Paolo Maldini said that every player, if at all possible, should try to taste the atmosphere at Celtic Park at least once.
Xavi Hernández and Andrea Pirlo, no less, ranked it as the best they had ever experienced. Antonio Conte was so moved when he coached Juventus here that he devoted the opening chapter of his autobiography to the place. It is not just the noise, raucous and endless, but the passion that lies behind it, and the power that it generates.
Increasingly, though, Celtic Park is something of an outlier in the Champions League. Increasingly, the arenas that stage the world’s most glamorous club competition are visually stunning, lavishly appointed and architecturally wondrous, but chronically quiet. At Barcelona, no less, the silence has proved so oppressive that a singing section has been introduced to try to spark the stadium back to life.
Only a few — Signal Iduna Park in Dortmund, Napoli’s San Paolo, and Celtic’s home — have not yet succumbed, managing to retain their voice. That they have resisted being silenced has only helped their reputations soar, among fans and players; last season, several Manchester City players admitted to being staggered by the sound and the fury they found in Glasgow.
But by the time Edinson Cavani stooped low to score Paris St.-Germain’s fifth goal in a 5-0 win on Tuesday night, only the noise of the French team’s traveling fans could be heard. Thousands of Scots were streaming from Celtic Park, out into the pouring rain, in dumbfounded silence.
Qatar Sports Investments, P.S.G.’s owner, has not committed more than a billion dollars to the club — including somewhere in the region of $475 million on two players, Neymar and Kylian Mbappé, this summer alone — simply to beat the champion of Scotland.
Routing Celtic does not begin to repay the investment. Just as winning the French championship has become an expectation, rather than an achievement, victory in the Champions League — the yardstick by which all of soccer’s nouveaux riches gauge themselves — has become the new imperative. That’s why Neymar and Mbappé have been brought to Paris — not merely to swat aside some of the competition’s relative minnows in the group stages. Glory, and vindication, lie much farther down the road.
Far greater, far tougher challenges await if P.S.G. is to to end up where it is designed to go; its next Champions League assignment, Bayern Munich in Paris, will be a better indicator of its prospects. But that does not mean this silencing of Celtic Park was entirely without significance, or that it can be written off as a meaningless mismatch, a heavyweight pummeling a fly.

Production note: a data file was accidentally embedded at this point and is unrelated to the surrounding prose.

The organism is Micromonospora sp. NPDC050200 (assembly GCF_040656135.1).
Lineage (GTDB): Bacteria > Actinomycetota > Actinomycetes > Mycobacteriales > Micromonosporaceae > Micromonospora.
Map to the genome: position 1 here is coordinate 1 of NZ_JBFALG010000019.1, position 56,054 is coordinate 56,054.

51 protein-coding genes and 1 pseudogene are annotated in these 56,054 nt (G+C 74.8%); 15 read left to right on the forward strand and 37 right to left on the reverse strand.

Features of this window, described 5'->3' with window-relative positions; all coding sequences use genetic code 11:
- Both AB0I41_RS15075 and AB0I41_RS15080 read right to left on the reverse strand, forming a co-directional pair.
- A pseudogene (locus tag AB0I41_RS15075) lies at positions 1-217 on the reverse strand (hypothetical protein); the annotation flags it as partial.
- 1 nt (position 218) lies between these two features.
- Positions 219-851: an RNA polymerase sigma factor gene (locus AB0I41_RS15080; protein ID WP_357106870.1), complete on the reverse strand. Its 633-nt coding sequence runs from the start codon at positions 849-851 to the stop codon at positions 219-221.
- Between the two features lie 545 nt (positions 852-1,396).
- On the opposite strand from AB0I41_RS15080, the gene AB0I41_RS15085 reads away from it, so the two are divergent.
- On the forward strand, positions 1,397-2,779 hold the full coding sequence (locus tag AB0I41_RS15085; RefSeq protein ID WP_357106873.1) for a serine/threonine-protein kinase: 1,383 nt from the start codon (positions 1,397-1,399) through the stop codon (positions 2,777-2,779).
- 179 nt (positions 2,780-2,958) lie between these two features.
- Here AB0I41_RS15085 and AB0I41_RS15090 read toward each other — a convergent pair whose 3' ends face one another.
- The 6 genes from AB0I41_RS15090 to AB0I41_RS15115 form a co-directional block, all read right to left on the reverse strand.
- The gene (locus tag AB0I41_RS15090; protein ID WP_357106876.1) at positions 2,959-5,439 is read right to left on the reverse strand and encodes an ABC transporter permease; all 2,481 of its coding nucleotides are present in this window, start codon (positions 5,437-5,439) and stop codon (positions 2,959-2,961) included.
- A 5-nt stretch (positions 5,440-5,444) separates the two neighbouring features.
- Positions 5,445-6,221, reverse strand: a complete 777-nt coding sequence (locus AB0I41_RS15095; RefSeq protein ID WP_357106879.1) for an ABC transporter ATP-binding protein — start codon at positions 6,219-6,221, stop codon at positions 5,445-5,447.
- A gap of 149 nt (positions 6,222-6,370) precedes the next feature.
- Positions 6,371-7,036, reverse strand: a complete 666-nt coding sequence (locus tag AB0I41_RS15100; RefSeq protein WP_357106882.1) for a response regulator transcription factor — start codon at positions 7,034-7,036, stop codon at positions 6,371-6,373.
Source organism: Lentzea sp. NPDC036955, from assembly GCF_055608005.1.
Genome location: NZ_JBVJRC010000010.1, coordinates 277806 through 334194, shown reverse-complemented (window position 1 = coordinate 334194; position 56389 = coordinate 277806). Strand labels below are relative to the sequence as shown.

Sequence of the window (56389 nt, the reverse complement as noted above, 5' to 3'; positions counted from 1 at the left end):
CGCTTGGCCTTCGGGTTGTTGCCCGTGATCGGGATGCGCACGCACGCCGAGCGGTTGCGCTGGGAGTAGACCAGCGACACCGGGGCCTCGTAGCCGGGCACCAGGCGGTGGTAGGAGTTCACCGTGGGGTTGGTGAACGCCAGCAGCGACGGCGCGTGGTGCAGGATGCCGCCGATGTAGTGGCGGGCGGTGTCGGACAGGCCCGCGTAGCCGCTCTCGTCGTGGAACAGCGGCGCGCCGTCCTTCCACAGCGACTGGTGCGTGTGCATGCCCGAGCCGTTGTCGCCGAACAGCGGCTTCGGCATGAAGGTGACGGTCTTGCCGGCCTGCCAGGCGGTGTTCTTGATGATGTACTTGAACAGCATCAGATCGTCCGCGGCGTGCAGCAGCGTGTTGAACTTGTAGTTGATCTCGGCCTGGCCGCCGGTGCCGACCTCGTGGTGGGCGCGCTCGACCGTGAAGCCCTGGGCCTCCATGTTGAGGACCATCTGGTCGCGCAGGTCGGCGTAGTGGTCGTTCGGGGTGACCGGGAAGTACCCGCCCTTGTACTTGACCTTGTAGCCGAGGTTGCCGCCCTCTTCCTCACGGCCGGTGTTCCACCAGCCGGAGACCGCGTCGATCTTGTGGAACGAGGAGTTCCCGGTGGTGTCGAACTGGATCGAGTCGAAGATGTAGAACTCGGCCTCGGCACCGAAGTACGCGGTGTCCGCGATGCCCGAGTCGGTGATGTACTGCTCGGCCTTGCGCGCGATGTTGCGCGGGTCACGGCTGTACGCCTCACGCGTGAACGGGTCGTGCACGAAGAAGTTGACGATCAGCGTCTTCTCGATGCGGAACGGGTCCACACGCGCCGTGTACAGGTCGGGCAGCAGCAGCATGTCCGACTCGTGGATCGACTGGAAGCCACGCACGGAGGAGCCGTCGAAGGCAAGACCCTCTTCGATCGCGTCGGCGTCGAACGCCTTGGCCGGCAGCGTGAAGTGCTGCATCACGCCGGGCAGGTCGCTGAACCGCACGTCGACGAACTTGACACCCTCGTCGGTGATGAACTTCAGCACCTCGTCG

This stadium, after all, has proved too much for even Barcelona in recent seasons; Neymar was on the team that lost here, amid no little acrimony, in 2012. Both Manchester United and, most recently, Manchester City have failed to win here, as have Milan, Benfica and Ajax. The noise can throw even giants off their feet.
In that context, what mattered here was not simply the scale of the victory — thanks to two goals from Cavani, one each from Neymar and Mbappé and an own goal from Mikael Lustig — but the nature of the performance. P.S.G. displayed not a scintilla of nervousness. Even when the crowd was in full roar, when the electricity that so impressed Xavi, Maldini and the rest crackled around the place, the visitors seemed unfazed.
Perhaps, for the likes of Neymar, that ability to withstand pressure, to endure hostile territory, should be the bare minimum. He has played in a Champions League final, in countless clásicos, and carried the weight of an entire nation on his shoulders during a home World Cup. This, by those standards, was a breeze.
But for his new teammates, it began to prove something. P.S.G.’s last experience in this competition was a harrowing one: that humiliating, breathtaking comeback from Barcelona at Camp Nou in March.
What undid P.S.G. that night was not a lack of talent, but an absence of resolve, an inability to cope in unfavorable circumstances. This did not make up for that — not by a long shot — but playing with such poise at least hinted that the psychological scars inflicted that night by Neymar, more than anyone else, were not permanent.
That is the one ingredient that Q.S.I.’s bottomless wealth cannot buy, of course: that obduracy, that strength in adversity. In the 14 years since Roman Abramovich, the first of the new wave of oligarchs and oil barons who have transformed soccer’s landscape beyond recognition, bought Chelsea, the three great parvenus — Chelsea, Manchester City and P.S.G. — have spent more than $3 billion among them on transfer fees, and a great deal more on salaries.
In return, they have won a clutch of domestic championships and national cups; they have transformed each of their leagues, irrevocably altering the balance of power in their homelands. They have, however, won only one Champions League trophy (Chelsea’s in 2012).
That can be largely attributed to the fact that the old elite — Manchester United and Barcelona and Real Madrid and the rest — have done all they can to keep pace with the newcomers’ spending, but it also demonstrates that the ultimate success cannot simply be acquired. It is more than a matter of purchasing the best players and coaches. There are other, less tangible ingredients.
As the second half was drawing to a close on Tuesday night, just after P.S.G. had scored a third goal, a young Celtic fan ran onto the field. He sprinted to the halfway line, stewards trailing in his wake. Once there, he aimed a wild kick at Mbappé, all the frustration and humiliation of the evening pouring out.
Brendan Rodgers, the Celtic manager, condemned the fan after the game, and Celtic is sure to be punished by UEFA for the incident.
But it was symbolic that the kick missed. Mbappé simply, laconically, moved out of the way. Celtic could not touch P.S.G. Its galaxy of stars dealt with everything thrown at them, and got on with the job at hand.